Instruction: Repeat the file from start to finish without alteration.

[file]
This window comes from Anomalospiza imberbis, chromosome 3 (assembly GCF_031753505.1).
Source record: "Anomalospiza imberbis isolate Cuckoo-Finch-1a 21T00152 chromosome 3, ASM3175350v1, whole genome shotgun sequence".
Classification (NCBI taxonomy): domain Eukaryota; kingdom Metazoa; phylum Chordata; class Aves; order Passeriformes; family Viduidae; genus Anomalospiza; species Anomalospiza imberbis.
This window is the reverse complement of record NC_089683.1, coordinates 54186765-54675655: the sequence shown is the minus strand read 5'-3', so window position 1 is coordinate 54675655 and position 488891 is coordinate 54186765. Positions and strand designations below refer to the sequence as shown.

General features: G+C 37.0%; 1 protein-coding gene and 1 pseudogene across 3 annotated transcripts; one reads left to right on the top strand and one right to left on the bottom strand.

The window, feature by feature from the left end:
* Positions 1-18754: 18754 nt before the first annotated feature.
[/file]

This window comes from Anomalospiza imberbis, chromosome 3 (assembly GCF_031753505.1).
Source record: "Anomalospiza imberbis isolate Cuckoo-Finch-1a 21T00152 chromosome 3, ASM3175350v1, whole genome shotgun sequence".
Classification (NCBI taxonomy): domain Eukaryota; kingdom Metazoa; phylum Chordata; class Aves; order Passeriformes; family Viduidae; genus Anomalospiza; species Anomalospiza imberbis.
This window is the reverse complement of record NC_089683.1, coordinates 54186765-54675655: the sequence shown is the minus strand read 5'-3', so window position 1 is coordinate 54675655 and position 488891 is coordinate 54186765. Positions and strand designations below refer to the sequence as shown.

General features: G+C 37.0%; 1 protein-coding gene and 1 pseudogene across 3 annotated transcripts; one reads left to right on the top strand and one right to left on the bottom strand.

The window, feature by feature from the left end:
* Positions 1-18754: 18754 nt before the first annotated feature.